Some members introduced domestic DSTs from 2018 to 2021, while the OECD was still negotiating a multilateral solution within its Inclusive Framework on Base Erosion and Profit Shifting (bringing together 140+ countries7). In July 2020, EU countries agreed that, in the case of a failure of the OECD negotiations, a tax on digital companies would be agreed and would be an own resource.

In 2021, the Biden Administration rebooted the negotiations, which resulted in a two-pillar agreement at the OECD. Pillar 1 provides that a quarter of the rent (defined as the profit above a 10 percent profit margin on sales) earned by the largest and most profitable multinationals (above €20 billion in revenues and 10 percent profitability) would be allocated to market countries (countries where the goods or services are sold) using a formula based on sales, whether or not the company is physically present in the country.

This is a significant departure from traditional transfer pricing rules and a move towards what economists call ‘destination’. Interestingly, Pillar 1 would not be limited to tech companies, as was initially asked for by most European countries.

The Commission’s December 2021 proposal proposed that 15 percent of the revenue accruing to EU countries from the Pillar 1 taxing rights reallocation would become an own resource.

The rationale behind that reallocation seemed to be more reflective of a political mood (‘taxing the digital economy’, or “taxing the GAFA” as the French finance minister repeated, in Council throughout 20188, even though the scope of the OECD agreement had already broadened) than about building a genuine own resource, as could have been the case with the initially planned DST.

The proposed rate of 15 percent was hard to explain (at the global level, the reallocation of profit for taxing has been projected to be in the range of €150 billion).

Pillar 1, however, is subject to the development of a multilateral convention, which would require ratification by all signatories, including the United States, with a two-thirds Senate majority. The development of the multilateral convention is running late, with a new deadline in June 2024 for signing, and very uncertain prospects for ratification.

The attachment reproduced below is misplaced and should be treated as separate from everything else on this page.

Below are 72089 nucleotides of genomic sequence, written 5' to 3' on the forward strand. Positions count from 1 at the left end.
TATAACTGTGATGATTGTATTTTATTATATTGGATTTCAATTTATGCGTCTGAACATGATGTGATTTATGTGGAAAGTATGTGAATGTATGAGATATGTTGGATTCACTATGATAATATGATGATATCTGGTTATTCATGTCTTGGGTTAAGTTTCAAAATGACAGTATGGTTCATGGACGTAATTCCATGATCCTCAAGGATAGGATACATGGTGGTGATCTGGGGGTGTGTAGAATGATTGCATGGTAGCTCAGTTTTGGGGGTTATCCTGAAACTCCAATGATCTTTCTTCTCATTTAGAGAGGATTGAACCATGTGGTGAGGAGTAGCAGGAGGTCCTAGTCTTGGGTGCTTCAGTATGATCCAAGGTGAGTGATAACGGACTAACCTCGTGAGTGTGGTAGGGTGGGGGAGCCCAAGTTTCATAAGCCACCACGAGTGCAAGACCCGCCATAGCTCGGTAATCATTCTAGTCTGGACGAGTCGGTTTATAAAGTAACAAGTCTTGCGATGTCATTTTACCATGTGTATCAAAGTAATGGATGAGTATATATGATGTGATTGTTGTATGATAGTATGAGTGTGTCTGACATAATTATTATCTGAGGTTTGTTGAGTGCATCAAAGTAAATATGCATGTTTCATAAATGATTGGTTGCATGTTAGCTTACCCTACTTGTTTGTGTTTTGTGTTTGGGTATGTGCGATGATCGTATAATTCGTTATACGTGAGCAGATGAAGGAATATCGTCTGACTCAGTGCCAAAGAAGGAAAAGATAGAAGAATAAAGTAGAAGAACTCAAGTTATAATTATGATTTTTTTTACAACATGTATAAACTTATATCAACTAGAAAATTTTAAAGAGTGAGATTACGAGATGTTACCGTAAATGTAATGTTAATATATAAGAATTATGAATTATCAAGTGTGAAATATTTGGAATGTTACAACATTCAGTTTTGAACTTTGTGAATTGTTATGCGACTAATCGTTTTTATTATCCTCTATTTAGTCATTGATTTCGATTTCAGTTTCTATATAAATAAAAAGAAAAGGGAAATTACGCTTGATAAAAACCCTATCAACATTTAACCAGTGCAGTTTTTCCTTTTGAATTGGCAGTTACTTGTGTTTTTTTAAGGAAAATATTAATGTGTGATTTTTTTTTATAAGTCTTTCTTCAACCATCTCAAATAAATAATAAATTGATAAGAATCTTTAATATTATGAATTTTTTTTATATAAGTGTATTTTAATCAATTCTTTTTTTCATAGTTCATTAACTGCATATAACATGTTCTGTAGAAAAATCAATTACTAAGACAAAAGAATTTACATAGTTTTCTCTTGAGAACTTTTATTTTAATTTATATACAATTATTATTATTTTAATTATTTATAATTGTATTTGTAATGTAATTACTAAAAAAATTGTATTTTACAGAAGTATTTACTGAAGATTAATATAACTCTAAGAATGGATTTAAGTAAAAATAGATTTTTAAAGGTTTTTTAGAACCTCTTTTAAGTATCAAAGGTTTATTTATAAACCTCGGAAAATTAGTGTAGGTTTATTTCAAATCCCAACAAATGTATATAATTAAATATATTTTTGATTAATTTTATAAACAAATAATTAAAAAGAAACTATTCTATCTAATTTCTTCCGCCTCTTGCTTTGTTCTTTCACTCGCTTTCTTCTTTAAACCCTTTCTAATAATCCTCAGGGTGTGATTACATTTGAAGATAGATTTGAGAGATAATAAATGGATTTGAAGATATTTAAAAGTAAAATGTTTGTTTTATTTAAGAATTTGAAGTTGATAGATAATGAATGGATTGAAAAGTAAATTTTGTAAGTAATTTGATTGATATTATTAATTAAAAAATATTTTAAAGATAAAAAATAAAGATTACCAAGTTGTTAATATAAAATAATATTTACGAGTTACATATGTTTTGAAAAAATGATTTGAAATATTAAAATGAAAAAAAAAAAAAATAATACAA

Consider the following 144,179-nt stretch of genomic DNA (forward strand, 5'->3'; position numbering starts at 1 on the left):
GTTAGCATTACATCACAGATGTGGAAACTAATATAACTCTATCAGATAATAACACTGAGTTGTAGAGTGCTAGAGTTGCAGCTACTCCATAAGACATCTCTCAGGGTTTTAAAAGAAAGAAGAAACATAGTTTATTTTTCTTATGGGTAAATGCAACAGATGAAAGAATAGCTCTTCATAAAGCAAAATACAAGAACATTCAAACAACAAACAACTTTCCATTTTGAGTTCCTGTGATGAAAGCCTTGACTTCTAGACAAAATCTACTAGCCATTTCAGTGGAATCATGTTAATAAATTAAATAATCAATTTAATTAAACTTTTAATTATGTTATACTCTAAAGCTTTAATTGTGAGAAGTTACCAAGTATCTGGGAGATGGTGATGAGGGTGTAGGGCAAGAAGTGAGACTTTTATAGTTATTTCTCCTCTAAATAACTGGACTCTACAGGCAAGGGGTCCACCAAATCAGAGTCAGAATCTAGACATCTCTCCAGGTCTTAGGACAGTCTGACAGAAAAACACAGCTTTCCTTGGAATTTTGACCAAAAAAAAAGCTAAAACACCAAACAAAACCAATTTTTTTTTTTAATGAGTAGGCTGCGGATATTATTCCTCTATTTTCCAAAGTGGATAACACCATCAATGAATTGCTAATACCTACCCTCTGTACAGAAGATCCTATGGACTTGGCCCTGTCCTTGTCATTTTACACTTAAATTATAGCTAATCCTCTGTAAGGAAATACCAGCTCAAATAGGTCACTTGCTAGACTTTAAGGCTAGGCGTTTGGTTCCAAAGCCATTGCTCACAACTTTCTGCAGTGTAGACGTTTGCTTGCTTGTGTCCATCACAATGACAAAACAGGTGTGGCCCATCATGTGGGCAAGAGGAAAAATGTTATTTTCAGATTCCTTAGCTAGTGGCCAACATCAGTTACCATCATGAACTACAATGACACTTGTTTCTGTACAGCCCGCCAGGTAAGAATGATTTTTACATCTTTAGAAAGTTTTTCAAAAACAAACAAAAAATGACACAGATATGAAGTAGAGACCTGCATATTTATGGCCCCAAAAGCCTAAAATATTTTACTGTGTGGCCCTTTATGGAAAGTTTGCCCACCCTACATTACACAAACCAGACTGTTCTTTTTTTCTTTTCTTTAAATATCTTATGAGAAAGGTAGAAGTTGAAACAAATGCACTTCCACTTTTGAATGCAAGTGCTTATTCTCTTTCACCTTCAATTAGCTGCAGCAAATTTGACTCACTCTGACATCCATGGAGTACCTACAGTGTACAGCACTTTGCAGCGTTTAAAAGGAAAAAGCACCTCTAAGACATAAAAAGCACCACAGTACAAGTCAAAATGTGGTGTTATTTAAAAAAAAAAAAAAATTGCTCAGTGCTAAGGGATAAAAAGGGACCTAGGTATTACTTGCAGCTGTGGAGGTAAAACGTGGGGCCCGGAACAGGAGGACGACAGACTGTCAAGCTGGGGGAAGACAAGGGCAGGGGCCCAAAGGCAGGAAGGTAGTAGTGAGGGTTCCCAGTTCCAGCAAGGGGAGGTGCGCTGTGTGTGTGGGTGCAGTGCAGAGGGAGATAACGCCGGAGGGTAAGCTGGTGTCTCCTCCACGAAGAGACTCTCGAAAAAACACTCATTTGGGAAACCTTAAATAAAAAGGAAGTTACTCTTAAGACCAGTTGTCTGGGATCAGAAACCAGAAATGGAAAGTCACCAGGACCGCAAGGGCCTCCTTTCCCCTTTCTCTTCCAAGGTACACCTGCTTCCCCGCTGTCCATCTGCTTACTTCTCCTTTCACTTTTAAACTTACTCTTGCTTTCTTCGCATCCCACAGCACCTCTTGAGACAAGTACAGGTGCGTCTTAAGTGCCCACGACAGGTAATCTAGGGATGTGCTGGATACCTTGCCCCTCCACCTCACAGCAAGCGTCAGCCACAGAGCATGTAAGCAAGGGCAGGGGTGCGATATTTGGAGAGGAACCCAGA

Interestingly, the Commission did not propose anything on own resources in relation to Pillar 2 of the OECD agreement, which provides for the establishment of a global minimum tax of 15 percent on the profits of multinationals with revenue above €750 million.

The expected additional tax revenues globally from this pillar are higher (in the range of €200 billion), with a complex three-tier mechanism that might be interesting from an EU own-resource perspective. We return to this issue in section 4.

In proposing new own resources, it was wise for the Commission not to go back to the idea of a European digital services tax

The Commission’s June 2023 “adjusted package for the next generation of own resources” (European Commission, 2023a) added to the December 2021 plan in three ways: an increased slice of ETS revenues for the EU budget, a change to the date when some supplementary ETS revenues would start to flow into the budget, and a proposed new own resource related to corporate profits.

The EU budget share of ETS proceeds would increase from 25 percent to 30 percent, with no change related to CBAM. As the carbon price has increased, this would still leave more revenue to member states (€46 billion per year from 2028) while securing an annual €19 billion for the EU budget. CBAM, meanwhile, would be expected to generate €1.5 billion as of 2028 for the EU budget.

The June 2023 proposal formally maintains the 15 percent contribution deriving from the OECD deal, despite that deal’s uncertain prospects of implementation.

In addition, the Commission proposed a new statistical-based resource on company profits. This was described as a “national contribution calculated on the basis of statistics from national accounts under the European system of accounts”, a proxy for company profits.

It would be less of a genuine own resource than CBAM and ETS contributions. It is also a pragmatic reflection of the fact that an EU harmonised tax on company profits is still a distant prospect.

The Commission estimates the base of corporate profits could reach €3 trillion and trigger revenues from €3 billion to €16 billion per year, with a call rate of 0.1 percent to 0.5 percent. The proposed resource has merit in that it would increase the absolute contribution of the largest and most advanced EU members (Germany, France), while having the largest effects in terms of GNI on smaller members that have benefitted from decades of corporate profit shifting (predominantly Ireland and Luxembourg; Figure 3).

While the ETS own resource could disproportionately penalise some Eastern European countries (because of their shares of electricity generation from fossil fuels), this new resource would balance the contribution back to the ‘west’.